The Mad Men piece [“The Mad Men Account” in Barbarians] was something Bob was insistent for years that I write. For the record no serious critic goes into a job planning to do a takedown. All I heard about Mad Men was that it was great. I watch TV—I watch more TV than most people, trust me. So I was excited. I sat in my bedroom watching with a good friend of mine and we looked at each other after three episodes and I said, “The love is not happening.” Then it becomes interesting. Why does everyone else love it but not me? That becomes the germ of the piece. To pick up on what you were saying before there can be a danger to staying in your comfort zone. It becomes boring. I honestly don’t want to write about many more toga-and-sandal epics. You’ve said what you have to say about a certain range of cultural products. You have your schtick, right? And sometimes you can just not have something to say. Bob wanted me for years to do a big piece about John Cheever.

TM: That’s interesting.

DM: When the Library of America volumes were coming out. And I spent six months working on this piece. I read every word of, about, for, and by John Cheever. For me it’s always a matter of working up a theory. In the end I didn’t have one. There was nothing I, Daniel Mendelsohn, was going to write about John Cheever that a thousand other people weren’t going to write. So I said this is a waste of your money. It just didn’t speak to me.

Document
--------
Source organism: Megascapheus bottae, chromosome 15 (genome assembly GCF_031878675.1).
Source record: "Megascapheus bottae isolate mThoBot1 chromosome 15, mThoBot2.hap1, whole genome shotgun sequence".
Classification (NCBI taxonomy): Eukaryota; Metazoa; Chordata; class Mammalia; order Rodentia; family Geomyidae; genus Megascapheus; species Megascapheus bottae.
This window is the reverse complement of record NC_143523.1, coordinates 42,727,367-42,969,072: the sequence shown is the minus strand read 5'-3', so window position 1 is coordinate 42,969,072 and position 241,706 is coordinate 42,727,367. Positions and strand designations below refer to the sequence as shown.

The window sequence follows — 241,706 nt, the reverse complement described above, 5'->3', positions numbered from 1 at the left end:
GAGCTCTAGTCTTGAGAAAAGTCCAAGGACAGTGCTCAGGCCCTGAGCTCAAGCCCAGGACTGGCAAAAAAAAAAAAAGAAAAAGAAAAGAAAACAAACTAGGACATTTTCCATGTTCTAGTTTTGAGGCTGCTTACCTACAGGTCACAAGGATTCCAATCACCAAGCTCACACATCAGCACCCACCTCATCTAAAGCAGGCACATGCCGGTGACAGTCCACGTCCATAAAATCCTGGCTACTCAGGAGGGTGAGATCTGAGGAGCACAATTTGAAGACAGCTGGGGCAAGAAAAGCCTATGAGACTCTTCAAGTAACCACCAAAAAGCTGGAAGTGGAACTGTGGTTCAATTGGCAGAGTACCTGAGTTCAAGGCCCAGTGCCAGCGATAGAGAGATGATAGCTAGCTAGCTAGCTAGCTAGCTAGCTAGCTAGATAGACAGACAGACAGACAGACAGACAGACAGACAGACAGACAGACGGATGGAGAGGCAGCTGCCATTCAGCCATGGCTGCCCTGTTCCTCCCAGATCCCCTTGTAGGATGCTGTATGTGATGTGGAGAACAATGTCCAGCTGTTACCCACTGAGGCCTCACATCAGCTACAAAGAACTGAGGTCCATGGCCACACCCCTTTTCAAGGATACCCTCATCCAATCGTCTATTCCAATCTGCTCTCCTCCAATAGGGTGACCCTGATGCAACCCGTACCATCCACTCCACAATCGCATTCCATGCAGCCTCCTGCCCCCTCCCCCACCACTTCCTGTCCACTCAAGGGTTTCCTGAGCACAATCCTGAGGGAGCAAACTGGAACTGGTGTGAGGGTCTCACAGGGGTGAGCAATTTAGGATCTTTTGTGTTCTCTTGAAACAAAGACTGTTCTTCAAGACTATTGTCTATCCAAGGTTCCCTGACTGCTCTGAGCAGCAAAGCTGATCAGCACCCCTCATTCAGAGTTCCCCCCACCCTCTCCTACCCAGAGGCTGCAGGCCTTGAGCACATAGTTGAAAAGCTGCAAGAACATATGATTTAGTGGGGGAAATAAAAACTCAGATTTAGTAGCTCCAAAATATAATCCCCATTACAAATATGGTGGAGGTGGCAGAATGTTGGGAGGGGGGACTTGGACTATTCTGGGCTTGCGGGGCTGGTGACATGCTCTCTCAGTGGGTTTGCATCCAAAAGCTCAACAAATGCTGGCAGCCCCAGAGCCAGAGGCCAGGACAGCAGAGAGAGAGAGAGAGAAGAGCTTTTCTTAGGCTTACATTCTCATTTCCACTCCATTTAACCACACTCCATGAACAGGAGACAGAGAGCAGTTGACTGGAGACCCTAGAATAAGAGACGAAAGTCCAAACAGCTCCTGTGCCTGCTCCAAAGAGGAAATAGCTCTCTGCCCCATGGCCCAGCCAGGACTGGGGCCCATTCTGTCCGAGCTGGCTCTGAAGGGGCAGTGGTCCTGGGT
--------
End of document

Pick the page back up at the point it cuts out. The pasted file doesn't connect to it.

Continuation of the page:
TM: You mentioned loving the New Yorker critics of the 70s and then elsewhere you named Henry James, Susan Sontag, Gore Vidal, and Aristotle as critics who influenced you. Is there anyone else you feel like has molded you as a critic?

DM: You’re molded by the first people you encounter. I would certainly say Gore Vidal had a huge influence on me. The best thing about Gore Vidal was even when he was writing about something he knew intimately he never came off as academic. I still remember a piece he wrote about Montaigne. It was always conversational, engaging. It was like talking to a very smart person but someone who wasn’t an egghead. I don’t know how else to say it.